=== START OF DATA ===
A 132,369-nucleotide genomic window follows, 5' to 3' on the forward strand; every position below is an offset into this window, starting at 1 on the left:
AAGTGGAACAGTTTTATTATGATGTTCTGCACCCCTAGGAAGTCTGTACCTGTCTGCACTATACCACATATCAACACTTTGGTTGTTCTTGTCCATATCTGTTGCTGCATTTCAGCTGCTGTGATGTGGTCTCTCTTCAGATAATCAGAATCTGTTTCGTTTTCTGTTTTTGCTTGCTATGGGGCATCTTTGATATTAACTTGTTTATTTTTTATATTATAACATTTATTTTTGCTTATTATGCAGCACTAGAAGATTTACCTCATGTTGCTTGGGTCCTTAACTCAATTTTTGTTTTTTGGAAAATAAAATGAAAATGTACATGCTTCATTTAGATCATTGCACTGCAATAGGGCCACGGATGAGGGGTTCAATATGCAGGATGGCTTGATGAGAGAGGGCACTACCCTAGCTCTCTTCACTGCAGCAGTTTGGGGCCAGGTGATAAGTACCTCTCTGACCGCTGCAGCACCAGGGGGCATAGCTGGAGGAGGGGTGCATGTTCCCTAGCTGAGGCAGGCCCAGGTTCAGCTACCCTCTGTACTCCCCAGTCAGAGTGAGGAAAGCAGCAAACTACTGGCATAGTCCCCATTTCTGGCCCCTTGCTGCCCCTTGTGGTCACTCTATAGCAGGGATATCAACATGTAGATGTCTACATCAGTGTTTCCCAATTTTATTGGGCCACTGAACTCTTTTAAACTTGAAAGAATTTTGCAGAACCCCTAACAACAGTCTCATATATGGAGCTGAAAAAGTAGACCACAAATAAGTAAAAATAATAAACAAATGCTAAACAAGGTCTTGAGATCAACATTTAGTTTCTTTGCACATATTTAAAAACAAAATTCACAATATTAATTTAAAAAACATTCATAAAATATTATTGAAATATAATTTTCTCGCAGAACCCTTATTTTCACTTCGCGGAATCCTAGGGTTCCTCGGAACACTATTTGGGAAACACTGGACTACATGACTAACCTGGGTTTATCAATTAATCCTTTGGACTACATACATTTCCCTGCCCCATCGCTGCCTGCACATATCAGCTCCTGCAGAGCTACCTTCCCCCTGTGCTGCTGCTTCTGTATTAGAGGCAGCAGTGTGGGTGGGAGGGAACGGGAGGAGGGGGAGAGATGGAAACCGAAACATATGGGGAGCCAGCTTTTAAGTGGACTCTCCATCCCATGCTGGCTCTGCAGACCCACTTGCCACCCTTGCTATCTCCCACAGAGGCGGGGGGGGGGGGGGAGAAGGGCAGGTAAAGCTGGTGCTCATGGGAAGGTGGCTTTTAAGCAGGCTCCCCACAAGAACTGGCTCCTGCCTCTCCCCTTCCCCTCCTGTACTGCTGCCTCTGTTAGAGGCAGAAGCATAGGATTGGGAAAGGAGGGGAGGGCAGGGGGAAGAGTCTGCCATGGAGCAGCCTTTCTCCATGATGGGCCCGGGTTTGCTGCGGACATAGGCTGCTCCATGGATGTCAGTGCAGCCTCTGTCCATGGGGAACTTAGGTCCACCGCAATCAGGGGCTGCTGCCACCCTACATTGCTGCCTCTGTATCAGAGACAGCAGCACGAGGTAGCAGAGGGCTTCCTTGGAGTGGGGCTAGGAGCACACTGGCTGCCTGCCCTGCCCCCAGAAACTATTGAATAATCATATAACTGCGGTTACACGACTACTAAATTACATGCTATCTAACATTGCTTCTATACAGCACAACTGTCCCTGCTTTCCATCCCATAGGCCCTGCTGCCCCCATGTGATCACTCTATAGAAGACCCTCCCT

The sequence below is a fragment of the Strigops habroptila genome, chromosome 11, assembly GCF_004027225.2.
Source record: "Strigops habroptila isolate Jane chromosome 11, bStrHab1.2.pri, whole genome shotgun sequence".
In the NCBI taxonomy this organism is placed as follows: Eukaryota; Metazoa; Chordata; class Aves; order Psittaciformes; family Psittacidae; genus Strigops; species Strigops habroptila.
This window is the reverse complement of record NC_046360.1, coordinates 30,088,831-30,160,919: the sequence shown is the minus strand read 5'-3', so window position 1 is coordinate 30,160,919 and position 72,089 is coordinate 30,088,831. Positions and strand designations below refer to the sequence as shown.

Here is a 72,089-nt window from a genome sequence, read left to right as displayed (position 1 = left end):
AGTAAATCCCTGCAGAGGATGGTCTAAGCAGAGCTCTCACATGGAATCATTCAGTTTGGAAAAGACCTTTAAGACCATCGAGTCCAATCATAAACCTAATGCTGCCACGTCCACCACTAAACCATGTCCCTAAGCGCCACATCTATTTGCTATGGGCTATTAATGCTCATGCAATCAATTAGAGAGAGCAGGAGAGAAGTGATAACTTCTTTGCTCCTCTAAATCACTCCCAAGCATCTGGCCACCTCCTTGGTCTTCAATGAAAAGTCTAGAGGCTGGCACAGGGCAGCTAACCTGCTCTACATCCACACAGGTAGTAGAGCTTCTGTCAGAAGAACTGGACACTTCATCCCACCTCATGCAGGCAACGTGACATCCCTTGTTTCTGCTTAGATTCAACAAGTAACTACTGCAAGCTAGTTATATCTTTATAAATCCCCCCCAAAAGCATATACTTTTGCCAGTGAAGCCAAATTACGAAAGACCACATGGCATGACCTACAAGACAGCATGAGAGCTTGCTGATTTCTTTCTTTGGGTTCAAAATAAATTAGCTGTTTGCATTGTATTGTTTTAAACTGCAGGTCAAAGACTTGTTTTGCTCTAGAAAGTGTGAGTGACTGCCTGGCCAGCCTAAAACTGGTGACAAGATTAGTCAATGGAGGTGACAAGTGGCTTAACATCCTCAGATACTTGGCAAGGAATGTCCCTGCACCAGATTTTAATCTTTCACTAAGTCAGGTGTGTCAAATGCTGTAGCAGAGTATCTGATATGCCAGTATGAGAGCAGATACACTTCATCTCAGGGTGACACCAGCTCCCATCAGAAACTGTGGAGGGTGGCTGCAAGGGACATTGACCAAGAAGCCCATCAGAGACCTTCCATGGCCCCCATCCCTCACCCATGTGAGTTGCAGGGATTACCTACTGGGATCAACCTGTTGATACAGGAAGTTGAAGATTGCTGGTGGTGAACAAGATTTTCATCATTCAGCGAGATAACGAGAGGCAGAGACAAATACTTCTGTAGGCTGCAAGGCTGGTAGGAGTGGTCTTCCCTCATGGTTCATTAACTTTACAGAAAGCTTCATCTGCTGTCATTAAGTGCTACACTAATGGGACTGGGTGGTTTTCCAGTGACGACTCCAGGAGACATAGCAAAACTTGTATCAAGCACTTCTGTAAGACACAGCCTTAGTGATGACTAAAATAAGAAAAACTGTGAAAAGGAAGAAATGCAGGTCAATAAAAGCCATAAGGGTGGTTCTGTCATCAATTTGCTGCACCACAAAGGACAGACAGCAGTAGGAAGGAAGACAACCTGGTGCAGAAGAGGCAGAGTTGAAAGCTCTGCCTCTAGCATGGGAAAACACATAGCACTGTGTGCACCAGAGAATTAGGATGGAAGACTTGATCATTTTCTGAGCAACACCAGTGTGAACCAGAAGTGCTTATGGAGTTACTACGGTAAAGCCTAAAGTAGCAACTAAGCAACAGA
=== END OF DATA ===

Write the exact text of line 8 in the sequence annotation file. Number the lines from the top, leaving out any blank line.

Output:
AGTAAATCCCTGCAGAGGATGGTCTAAGCAGAGCTCTCACATGGAATCATTCAGTTTGGAAAAGACCTTTAAGACCATCGAGTCCAATCATAAACCTAATGCTGCCACGTCCACCACTAAACCATGTCCCTAAGCGCCACATCTATTTGCTATGGGCTATTAATGCTCATGCAATCAATTAGAGAGAGCAGGAGAGAAGTGATAACTTCTTTGCTCCTCTAAATCACTCCCAAGCATCTGGCCACCTCCTTGGTCTTCAATGAAAAGTCTAGAGGCTGGCACAGGGCAGCTAACCTGCTCTACATCCACACAGGTAGTAGAGCTTCTGTCAGAAGAACTGGACACTTCATCCCACCTCATGCAGGCAACGTGACATCCCTTGTTTCTGCTTAGATTCAACAAGTAACTACTGCAAGCTAGTTATATCTTTATAAATCCCCCCCAAAAGCATATACTTTTGCCAGTGAAGCCAAATTACGAAAGACCACATGGCATGACCTACAAGACAGCATGAGAGCTTGCTGATTTCTTTCTTTGGGTTCAAAATAAATTAGCTGTTTGCATTGTATTGTTTTAAACTGCAGGTCAAAGACTTGTTTTGCTCTAGAAAGTGTGAGTGACTGCCTGGCCAGCCTAAAACTGGTGACAAGATTAGTCAATGGAGGTGACAAGTGGCTTAACATCCTCAGATACTTGGCAAGGAATGTCCCTGCACCAGATTTTAATCTTTCACTAAGTCAGGTGTGTCAAATGCTGTAGCAGAGTATCTGATATGCCAGTATGAGAGCAGATACACTTCATCTCAGGGTGACACCAGCTCCCATCAGAAACTGTGGAGGGTGGCTGCAAGGGACATTGACCAAGAAGCCCATCAGAGACCTTCCATGGCCCCCATCCCTCACCCATGTGAGTTGCAGGGATTACCTACTGGGATCAACCTGTTGATACAGGAAGTTGAAGATTGCTGGTGGTGAACAAGATTTTCATCATTCAGCGAGATAACGAGAGGCAGAGACAAATACTTCTGTAGGCTGCAAGGCTGGTAGGAGTGGTCTTCCCTCATGGTTCATTAACTTTACAGAAAGCTTCATCTGCTGTCATTAAGTGCTACACTAATGGGACTGGGTGGTTTTCCAGTGACGACTCCAGGAGACATAGCAAAACTTGTATCAAGCACTTCTGTAAGACACAGCCTTAGTGATGACTAAAATAAGAAAAACTGTGAAAAGGAAGAAATGCAGGTCAATAAAAGCCATAAGGGTGGTTCTGTCATCAATTTGCTGCACCACAAAGGACAGACAGCAGTAGGAAGGAAGACAACCTGGTGCAGAAGAGGCAGAGTTGAAAGCTCTGCCTCTAGCATGGGAAAACACATAGCACTGTGTGCACCAGAGAATTAGGATGGAAGACTTGATCATTTTCTGAGCAACACCAGTGTGAACCAGAAGTGCTTATGGAGTTACTACGGTAAAGCCTAAAGTAGCAACTAAGCAACAGA